To Mars and Providence

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"To Mars and Providence"
Short story by Don Webb
CountryUnited States
Genre(s) Science fiction, horror
Published in War of the Worlds: Global Dispatches
Publication type Book
Publisher Bantam Spectra
Media typePrint (Anthology)
Publication dateJune 1996

"To Mars and Providence" [1] is a short story by American writer Don Webb, published in War of the Worlds: Global Dispatches . It is a conflation of The War of the Worlds , the Cthulhu Mythos, and the biography of H. P. Lovecraft.


Plot summary

The story begins on August 12, 1898, twenty-nine days after the death of eight-year-old Howard Phillips Lovecraft's father. Howard observes a Martian cylinder crash into Federal Hill, an event that he had been predicting in his dreams for three years. [2] Being a "gentleman of pure Yankee stock [of] the true chalk-white Nordic type", [3] Howard decides to investigate the landing, and witnesses the opening of the cylinder and emergence of the Martian occupants. When the Martians fire upon onlookers with their heat rays, he faints.

Howard reawakens three days later in his home. His mother, blissfully ignorant of the danger in staying behind in Martian-occupied Providence, [4] informs him that he was taken into the Martian cylinder, before being rescued by a Brown University librarian named Armitage. [5] Howard observes the spread of the red weed and the movement of fighting machines and feels an intense longing to explore the crash site, but realizes that his mother will not let him. He resorts to drugging her with a sedative in her malted milk, before heading out into the city.

Howard arrives at St. John's Church, where he witnesses a tripod placing an artifact into the steeple and to which he feels the strong pull. Climbing to its top, he finds a glowing trapezohedron [6] accompanied by a strange sound of distant flutes. [7] Picking up the object, Lovecraft is surrounded by a shifting, sentient unearthly colour. It asks if he is "one of us," stating that prior to the invasion, a number of Martian minds were telepathically sent to occupy human bodies to report, with some failing to return. [8] It begins to relate the story of the "Martians'" history to Howard.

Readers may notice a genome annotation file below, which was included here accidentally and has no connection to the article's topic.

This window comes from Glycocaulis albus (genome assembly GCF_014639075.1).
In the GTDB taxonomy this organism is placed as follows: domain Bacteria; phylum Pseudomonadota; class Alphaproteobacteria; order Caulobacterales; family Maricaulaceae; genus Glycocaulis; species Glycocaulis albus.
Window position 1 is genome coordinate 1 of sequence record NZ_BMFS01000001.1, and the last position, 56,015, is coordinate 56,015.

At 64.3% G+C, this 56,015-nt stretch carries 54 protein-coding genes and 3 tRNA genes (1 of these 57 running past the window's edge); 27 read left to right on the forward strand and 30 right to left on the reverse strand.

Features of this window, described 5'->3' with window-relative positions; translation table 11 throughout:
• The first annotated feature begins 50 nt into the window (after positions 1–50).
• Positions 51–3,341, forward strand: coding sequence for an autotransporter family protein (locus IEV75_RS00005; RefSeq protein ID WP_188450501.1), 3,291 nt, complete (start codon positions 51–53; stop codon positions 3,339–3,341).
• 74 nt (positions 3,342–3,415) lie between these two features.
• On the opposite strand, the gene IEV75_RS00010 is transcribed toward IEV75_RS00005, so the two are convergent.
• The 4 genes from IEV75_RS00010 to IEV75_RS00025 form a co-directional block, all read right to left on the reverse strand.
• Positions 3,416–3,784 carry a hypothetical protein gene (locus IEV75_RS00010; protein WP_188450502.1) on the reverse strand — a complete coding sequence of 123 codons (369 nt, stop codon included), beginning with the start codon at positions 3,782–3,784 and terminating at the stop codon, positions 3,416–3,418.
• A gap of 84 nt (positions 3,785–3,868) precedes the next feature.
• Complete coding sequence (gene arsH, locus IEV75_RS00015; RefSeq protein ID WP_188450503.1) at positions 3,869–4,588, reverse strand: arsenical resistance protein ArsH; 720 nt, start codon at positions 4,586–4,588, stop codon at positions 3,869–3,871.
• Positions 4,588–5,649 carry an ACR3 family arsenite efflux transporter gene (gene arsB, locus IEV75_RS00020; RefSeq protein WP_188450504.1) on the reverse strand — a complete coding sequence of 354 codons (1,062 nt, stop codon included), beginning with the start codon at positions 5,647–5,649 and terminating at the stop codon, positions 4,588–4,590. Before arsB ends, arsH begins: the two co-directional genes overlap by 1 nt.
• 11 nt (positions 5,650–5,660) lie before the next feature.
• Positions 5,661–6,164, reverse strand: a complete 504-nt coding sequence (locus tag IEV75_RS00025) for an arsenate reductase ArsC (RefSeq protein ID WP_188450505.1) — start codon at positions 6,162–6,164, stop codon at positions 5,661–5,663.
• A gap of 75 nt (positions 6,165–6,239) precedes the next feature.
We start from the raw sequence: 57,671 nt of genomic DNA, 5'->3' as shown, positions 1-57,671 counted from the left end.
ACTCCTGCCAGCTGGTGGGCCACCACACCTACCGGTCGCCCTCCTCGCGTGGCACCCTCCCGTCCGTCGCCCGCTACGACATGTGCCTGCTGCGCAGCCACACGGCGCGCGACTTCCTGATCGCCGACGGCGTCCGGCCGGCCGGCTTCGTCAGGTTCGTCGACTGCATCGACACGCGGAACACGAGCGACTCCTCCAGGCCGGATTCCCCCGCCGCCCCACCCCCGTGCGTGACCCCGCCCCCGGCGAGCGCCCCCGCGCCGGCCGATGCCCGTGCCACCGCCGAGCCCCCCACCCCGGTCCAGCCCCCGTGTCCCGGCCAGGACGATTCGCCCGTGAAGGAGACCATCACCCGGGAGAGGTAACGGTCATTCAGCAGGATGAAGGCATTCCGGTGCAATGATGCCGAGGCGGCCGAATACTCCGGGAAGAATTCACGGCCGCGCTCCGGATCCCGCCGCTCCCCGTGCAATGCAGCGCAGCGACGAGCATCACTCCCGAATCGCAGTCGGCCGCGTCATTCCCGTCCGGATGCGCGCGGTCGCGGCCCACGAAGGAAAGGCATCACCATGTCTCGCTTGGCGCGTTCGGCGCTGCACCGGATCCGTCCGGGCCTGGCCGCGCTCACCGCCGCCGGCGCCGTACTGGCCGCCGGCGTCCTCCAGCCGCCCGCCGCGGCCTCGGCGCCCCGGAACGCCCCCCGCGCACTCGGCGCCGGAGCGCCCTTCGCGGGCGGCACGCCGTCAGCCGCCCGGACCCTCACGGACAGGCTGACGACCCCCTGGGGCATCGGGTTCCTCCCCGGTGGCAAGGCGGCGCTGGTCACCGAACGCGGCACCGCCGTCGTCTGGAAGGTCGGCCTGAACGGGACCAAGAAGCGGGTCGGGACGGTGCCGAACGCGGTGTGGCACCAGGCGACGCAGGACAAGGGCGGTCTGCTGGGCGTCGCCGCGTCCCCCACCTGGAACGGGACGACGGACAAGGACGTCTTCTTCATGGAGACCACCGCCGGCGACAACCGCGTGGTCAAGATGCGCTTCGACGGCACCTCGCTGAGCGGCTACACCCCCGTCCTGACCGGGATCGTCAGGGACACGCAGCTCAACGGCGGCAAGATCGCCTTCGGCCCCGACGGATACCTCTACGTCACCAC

The species originated in another solar system, emigrating to this one ages ago. They established two colonies, one on Mars that thrived and one in an area of Antarctica that was destroyed due to climate change. The survivors on Mars engaged in selective breeding programs that created an advanced, immortal physical form. [9] As a side effect, some Martians developed the capability to engage in astral projection, and made contact with the other two races of the system: Humans on Earth, and a "fungoid race" on a distant planet. [8]

The Martians engaged in trade with the fungoid race, entering a golden age and building "labyrinthine Cyclopean structures" before entering a decline marked with a population shrinkage and increasingly decadent artwork. [9] However, this collapse ends with a discovery beneath Syrtis Major: an underground series of impenetrable vaults that the fungoid beings explained as being the home of the elder godlike beings that were Mars's first masters, and would return from their undead dreaming when the stars were aligned. [10]

This discovery sent the normally cool and calculating Martians into a frenzy of terror, and they destroyed as many of the elder gods' idols as they could find, before finally deciding to leave Mars for Earth, where the elder gods have no interest. It was for this reason that the Martians sent out their psychic spies – of which Howard apparently was one. By this time, the colour out of space begins to fade, and Howard finds himself on Mars, in a vast hall filled with "mathematically-perfect music". [11] Howard enters the hall, and as he does, the Martian inhabitants begin to exit in fear; Howard realized the cause when he looks up and sees that one of the feared elder gods is standing within the hall. Howard approaches it – and realizes that he is standing before a mirror. [12]

The narration states that the shock of this sent Howard back to Earth, with no memories of the event, and in later years he became one of the skeptics who claimed there had never been a Martian invasion of the Earth.

Other notes

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  1. The title is possibly in reference of To Arkham and the Stars .
  2. Dreams and their predictive nature were a common theme in Lovecraft's writing; this is also similar to the dreams of Wilcox in The Call of Cthulhu .
  3. See Lovecraft's views on race.
  4. In observing this, Howard notes that "it was perhaps a blessing that the human mind is unable to correlate its contents," reflecting the famous opening line of The Call of Cthulhu .
  5. Brown was the basis for Lovecraft's Miskatonic University.
  6. A reference to The Haunter of the Dark .
  7. In Lovecraft's work, the sound of flutes is associated with Nyarlathotep.
  8. 1 2 These are references to the practices of the Great Race of Yith from The Shadow Out of Time .
  9. 1 2 These are references to the Elder Things from At the Mountains of Madness .
  10. This is a reference to Cthulhu and his star-spawn.
  11. This could refer to the speech of the Elder Things and their shoggoth imitators from At the Mountains of Madness , or to the eponymous Music of Erich Zann .
  12. This is a reference to the ending twist of The Outsider .